The modern town of Phimai has developed around the ruins, which can be found in a square enclosed park in the centre. Parts of the 13th-century city walls still stand, the gates standing on mounds of earth. Next to them are square ponds full of lotus (what’s the plural of lotus? Loti? Lotuses? Oh I don’t know) with steps going down so you can have a dip (if you want to have a swim next to a busy road).
Staying on the Moon River
We visited Phimai after our trip to Khao Yai national park. From Pak Chong, we got a bus into Khorat bus station, and then another one out to Phimai. We stayed in the cute little Moon River resort, a row of wooden bungalows on the banks of a river. You can swim or kayak in a cornered off area of the river, or just relax on one of the many riverside seats. For 600 baht a night we got a clean simple bungalow with a hot water bathroom, fridge, air con and TV. Breakfast was an extra 75 baht each and included eggs, toast, coffee and a cafetiere of green tea. The owners are a Thai-German gay couple who were friendly and helpful. They even drove us to the bus station as we left.
Oddly, while listed, the place didn’t make it onto the Lonely Planet map, and the guidebook description of “in an almost rural location” made it sound like it was miles out of the town. It isn’t. If the map had included another couple of hundred meters, it would have made it on. It’s just the other side of the river from the Phimai museum. An easy ten minute walk into the centre of town.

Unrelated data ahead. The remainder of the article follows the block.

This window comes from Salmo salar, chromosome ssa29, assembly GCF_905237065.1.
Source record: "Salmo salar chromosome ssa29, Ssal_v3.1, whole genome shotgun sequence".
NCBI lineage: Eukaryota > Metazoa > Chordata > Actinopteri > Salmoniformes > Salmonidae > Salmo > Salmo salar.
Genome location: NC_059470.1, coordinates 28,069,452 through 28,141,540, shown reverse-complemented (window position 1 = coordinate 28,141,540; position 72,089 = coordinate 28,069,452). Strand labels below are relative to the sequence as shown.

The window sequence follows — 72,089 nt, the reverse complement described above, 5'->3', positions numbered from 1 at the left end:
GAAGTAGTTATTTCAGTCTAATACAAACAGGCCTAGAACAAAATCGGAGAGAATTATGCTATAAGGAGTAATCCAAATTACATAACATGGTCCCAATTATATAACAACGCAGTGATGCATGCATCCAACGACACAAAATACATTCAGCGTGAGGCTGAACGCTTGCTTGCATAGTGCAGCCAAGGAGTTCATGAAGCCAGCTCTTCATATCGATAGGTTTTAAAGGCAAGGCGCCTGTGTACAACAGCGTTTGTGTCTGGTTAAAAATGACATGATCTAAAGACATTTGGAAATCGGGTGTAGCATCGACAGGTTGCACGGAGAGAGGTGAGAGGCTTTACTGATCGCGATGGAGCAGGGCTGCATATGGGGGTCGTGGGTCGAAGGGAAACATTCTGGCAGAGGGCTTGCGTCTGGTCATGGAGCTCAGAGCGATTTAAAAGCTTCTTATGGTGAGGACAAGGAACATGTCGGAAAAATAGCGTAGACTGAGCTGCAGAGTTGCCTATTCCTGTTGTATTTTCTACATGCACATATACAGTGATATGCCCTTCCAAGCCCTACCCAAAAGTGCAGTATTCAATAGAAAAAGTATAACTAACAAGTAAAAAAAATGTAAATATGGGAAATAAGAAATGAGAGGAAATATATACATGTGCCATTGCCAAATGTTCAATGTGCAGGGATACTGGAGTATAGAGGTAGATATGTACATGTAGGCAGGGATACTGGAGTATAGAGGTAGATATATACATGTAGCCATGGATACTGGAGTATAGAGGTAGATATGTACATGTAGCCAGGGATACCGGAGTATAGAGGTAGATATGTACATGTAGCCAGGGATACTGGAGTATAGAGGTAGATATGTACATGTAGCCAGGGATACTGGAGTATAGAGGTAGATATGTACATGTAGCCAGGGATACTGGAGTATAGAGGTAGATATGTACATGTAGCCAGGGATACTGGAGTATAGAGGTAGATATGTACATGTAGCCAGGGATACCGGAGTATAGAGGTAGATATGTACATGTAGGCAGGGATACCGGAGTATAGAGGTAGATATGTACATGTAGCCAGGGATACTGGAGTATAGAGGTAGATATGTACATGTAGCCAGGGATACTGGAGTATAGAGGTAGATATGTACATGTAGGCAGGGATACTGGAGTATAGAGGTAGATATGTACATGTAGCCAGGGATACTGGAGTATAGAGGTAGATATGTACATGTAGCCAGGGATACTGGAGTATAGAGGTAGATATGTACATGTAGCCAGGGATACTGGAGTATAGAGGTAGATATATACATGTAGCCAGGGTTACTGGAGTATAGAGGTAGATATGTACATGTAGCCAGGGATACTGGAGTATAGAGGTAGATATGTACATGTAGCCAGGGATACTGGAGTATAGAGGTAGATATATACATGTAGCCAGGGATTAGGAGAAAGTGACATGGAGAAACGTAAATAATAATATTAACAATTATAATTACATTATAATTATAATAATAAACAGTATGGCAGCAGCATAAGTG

Indiana Jones didn’t have a selfie stick
One of the great things about these smaller temples is the lack of crowds. Honestly, when you go to one of the big famous ones like Angkor Wat, you have to share it with thousands of other people. When we paid our 100 baht entry fee to Phimai to the smiling guard, we nearly had to it ourselves. We explored the buildings, climbing up steps and through doorways, admiring the amazing carvings and statues. People didn’t get in the way of photos and there weren’t massive groups posing with selfie sticks.
The recently renovated Phimai museum was full of more carvings and statues from the ruins – freezes of the Ramayana, the churning of the sea of milk and other stories, of gods, animals and the ever-present ‘lingus’ (willy). It was well worth the 100 baht entry fee. The building itself is really pretty and next to a 13th-century reservoir.
We explored the pretty small town. There are only a few tourist- orientated food and drink places, but they sufficed. The Lonely Planet claims that the night market is “more of a fresh- food market than a dining destination“, which again is rather misleading. To me, that means it’s dirty fruit and veg, and raw meat and fish. However, there were stalls of Thai snacks – sausage, pancakes, kebabs and cut fruit, trays of freshly cooked curries and noodle dishes, and bbq fish. While there weren’t actually tables and chairs to eat the food, you could easily pick up a full meal and take it back to your guesthouse. Or just munch on your way around. Some food carts did have their own seating.